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Thread: Bindings - is there an advantage to bias?

  1. #1
    Super Member beatys9's Avatar
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    Bindings - is there an advantage to bias?

    I've always cut my bindings on the fabric bias. It's certainly easier to go around corners but I yesterday I was at the quilting store (spending my $50 birthday gift card from my son!) and the woman that cut my fabric told me it was just as well to cut my bindings with the nap if I'm not dealing with curves. This might be nice as I'd prefer not to cut into the middle of my fabric but wonder are there other considerations? I learned to do bindings on the bias and now am curious what others do and what are the pros & cons?
    Shannon

  2. #2
    Super Member quilter1's Avatar
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    I cut my bindings on the straight grain unless there is a curved edge to deal with. It saves fabric and works just fine for me. Maybe the quilt police will be after me now.

  3. #3
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    I only use bias binding on curves now. I like straight of grain double fold binding better for a straighter edge on my quilt. They used to say that bias wears better on the quilt edge. I figure I would rather do the easier binding and if I am around to replace it in 50 years, I will.

  4. #4
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    i cut on the width of the fabric unless using a directional print that goes the length of the fabric.
    When using directional print, it is best to cut with the design and not try to cut with grain. In these cases the print on the binding becomes part of the overall look of the quilt. Bias only if curves or if I want a stripe that looks better on the diagonal.

  5. #5
    Super Member burchquilts's Avatar
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    Quote Originally Posted by quilter1 View Post
    I cut my bindings on the straight grain unless there is a curved edge to deal with. It saves fabric and works just fine for me. Maybe the quilt police will be after me now.
    Well, if they bust you then I'm next because I only use straight of grain. Bias just seems like waaaaaay too much work & by the time I get that far in my quilting project, I'm ready to finish up & be on to the next one.
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  6. #6
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    I like bias binding because I think it hugs the edge of the quilt better.

    Maybe one of these days I'll make a pot holder and bind two sides of it with straight binding and the other two sides with bias binding to 'test' how the bindings wear. (Using the same fabric for both, of course.)

  7. #7
    Senior Member IAmCatOwned's Avatar
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    Over time, bias will nearly always win out over straight grain. I've had my own proof of that. I've been making blankets and quilts since the early 90s and those with straight grain and a lot of use have had to have bindings replaced. The bias ones are still going well.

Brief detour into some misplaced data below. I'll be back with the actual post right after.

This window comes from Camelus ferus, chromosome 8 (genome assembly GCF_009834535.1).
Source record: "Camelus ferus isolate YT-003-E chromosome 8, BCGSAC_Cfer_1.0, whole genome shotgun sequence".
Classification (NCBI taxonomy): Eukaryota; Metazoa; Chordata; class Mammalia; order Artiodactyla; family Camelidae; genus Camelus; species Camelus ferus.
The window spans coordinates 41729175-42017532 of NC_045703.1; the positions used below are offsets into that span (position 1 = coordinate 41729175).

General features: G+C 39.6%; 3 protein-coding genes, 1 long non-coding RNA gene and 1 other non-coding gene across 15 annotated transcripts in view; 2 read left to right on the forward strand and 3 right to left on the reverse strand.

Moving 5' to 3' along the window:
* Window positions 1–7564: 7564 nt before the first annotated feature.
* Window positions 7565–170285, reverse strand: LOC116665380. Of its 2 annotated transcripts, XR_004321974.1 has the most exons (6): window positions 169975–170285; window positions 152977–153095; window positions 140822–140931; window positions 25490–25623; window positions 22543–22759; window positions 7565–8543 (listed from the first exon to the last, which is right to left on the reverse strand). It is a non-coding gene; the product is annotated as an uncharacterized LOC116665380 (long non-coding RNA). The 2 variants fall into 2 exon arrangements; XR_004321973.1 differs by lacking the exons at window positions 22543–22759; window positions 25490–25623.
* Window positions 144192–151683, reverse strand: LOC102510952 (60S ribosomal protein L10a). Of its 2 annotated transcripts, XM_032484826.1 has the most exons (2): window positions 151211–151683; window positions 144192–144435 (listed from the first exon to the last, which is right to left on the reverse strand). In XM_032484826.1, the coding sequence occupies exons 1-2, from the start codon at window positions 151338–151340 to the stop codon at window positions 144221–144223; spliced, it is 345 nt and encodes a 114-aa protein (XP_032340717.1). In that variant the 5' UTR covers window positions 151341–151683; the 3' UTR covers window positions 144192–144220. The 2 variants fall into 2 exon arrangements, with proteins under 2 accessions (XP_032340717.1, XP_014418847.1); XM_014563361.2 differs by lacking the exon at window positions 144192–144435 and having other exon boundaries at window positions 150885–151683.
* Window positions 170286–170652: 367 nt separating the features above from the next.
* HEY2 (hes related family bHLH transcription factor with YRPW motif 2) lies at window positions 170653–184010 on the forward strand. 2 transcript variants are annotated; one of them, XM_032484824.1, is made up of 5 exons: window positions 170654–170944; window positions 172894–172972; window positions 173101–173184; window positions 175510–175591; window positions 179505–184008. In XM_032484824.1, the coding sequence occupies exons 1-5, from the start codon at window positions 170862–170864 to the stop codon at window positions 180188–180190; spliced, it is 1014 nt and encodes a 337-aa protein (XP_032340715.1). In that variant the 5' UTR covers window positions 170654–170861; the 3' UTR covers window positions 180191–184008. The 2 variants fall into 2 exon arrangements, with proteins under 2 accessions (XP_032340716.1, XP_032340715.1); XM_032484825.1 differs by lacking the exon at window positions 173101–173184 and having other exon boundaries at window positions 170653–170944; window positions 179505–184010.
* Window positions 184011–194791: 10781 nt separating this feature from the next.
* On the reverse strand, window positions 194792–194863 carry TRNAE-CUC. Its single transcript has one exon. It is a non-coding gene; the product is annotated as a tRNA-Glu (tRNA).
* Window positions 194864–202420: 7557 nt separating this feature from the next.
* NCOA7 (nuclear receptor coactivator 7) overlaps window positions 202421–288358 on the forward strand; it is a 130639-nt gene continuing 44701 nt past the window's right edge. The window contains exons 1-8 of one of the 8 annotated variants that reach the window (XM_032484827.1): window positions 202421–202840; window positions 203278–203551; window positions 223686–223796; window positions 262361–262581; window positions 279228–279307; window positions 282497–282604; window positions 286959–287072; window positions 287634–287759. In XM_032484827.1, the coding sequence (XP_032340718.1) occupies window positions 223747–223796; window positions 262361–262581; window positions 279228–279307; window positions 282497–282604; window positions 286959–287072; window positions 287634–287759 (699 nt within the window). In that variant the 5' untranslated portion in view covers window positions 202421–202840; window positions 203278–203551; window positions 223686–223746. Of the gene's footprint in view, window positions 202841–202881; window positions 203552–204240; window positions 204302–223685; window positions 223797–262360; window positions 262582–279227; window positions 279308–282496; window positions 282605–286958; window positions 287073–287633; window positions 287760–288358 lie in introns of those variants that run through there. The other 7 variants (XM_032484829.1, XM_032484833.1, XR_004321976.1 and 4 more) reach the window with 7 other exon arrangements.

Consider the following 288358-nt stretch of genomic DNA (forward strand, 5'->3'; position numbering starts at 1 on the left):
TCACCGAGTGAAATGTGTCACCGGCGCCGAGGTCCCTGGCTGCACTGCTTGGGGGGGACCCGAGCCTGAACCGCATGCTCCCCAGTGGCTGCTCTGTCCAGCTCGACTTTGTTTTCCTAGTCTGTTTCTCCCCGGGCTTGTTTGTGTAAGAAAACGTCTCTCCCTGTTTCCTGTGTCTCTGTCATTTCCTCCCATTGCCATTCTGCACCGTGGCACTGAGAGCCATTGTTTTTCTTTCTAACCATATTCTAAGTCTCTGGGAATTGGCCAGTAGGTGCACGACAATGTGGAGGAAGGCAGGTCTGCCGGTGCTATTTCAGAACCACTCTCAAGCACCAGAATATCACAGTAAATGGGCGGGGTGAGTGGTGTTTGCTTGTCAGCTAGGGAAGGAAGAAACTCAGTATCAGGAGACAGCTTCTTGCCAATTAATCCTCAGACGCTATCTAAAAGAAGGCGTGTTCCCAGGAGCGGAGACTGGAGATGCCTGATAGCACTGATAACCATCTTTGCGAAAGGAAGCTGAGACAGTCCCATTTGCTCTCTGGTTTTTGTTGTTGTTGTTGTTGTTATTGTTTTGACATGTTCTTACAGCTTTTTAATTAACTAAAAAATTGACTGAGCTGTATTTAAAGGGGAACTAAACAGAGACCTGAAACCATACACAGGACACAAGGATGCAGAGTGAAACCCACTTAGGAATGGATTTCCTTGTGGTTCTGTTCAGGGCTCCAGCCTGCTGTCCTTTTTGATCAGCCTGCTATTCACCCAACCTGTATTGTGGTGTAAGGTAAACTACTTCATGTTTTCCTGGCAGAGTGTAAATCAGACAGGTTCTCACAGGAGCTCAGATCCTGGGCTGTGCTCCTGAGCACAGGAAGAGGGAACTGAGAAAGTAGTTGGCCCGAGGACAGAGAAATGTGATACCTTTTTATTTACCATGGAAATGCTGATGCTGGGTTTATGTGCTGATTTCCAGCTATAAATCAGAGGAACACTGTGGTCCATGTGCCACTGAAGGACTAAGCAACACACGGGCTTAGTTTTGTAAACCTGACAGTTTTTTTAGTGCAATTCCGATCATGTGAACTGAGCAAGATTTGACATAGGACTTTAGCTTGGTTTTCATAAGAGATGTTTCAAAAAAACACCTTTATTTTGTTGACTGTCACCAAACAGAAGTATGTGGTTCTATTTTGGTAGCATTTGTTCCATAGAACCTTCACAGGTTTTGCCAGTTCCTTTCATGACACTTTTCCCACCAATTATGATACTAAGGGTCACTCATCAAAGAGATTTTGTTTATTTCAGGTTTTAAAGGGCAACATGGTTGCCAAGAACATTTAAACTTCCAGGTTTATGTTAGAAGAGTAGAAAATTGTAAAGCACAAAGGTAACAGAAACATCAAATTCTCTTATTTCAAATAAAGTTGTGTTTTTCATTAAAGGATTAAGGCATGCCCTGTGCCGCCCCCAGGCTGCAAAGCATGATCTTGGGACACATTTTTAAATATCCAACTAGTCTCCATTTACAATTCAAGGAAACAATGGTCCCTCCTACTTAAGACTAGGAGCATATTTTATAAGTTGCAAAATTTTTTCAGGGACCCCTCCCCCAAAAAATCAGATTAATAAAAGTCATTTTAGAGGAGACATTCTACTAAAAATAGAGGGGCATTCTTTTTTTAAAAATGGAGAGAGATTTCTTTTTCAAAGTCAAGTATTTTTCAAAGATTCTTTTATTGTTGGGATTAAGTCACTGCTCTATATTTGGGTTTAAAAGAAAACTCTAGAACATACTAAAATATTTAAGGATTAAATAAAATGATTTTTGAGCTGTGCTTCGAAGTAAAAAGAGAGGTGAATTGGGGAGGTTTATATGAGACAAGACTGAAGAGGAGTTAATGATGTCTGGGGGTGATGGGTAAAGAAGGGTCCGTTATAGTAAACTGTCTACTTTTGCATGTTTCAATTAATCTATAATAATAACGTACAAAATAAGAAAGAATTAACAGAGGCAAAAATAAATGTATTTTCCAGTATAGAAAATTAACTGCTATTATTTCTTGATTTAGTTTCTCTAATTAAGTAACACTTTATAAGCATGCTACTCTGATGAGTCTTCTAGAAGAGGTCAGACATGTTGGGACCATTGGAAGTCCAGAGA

Contrary to the woman at the quilt shop, continuous binding actually uses LESS fabric than straight grain binding. In addition, you don't have to sew all those little strips together - two big strips, then cut, cut, cut. I don't even press it any longer, having learned that it actually goes on better if you DON'T prepress it in half. I must have the instructions in front of me each time I do it since I only make a few bindings a year.

    If you are not entering the quilt into a show, use whatever method you prefer. Most show judges will take off for straight grain binding on a bed sized quilt - I don't think they care one way or the other on a wall hanging or miniature. I use straight grain for all my wall hangings and miniatures unless I'm using up leftover bias from other projects. They aren't washed as frequently, so it's not a big deal.

    Another reason to use bias is if you are using a striped fabric for the binding. Visually, the angled stripes look much better than straight grain.

    Finally, NOBODY is going to beat you up if you choose to use straight grain.
    Last edited by IAmCatOwned; 08-06-2012 at 09:41 AM.
    Current piecing: Zig Zag quilt & LOTL (HSTs done, assembling units)
    Hand piecing project: Apple core (TOP IS DONE!!!! Yay!)

  8. #8
    Super Member Deborahlees's Avatar
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    I only use straight of grain also, unless I am doing curvers, like a round potholder or curved placemat. Of course in the long run you will use less. If you deceide to change remember there will be a learning curve because you are used to the give of the bias, and it will not be there for the straight of grain.....
    Yes that is a real picture of my hometown Temecula, California. We feature premiere Wineries, World Class Golf Courses, Pechanga Indian Casino and Hot Air Balloons

  9. #9
    Senior Member RonieM's Avatar
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    I only use bias bindings if I am binding a curve, otherwise I go with straight of grain. I have been doing it this way for 15 years and haven't had a problem yet.

  10. #10
    Super Member ArtsyOne's Avatar
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    I only use bias, because it lasts longer. I don't use the tube method, but cut each strip separately and join them it on the diagonal. If you think about it, a straight of grain binding has one single thread exposed at the outside edge where the quilt will get wear, while a bias binding has a hundred threads at the outside edge. Also, I love the way a striped fabric looks when cut on the bias.
    A fabric stash is always missing that one fabric needed to finish the quilt on which you're working.

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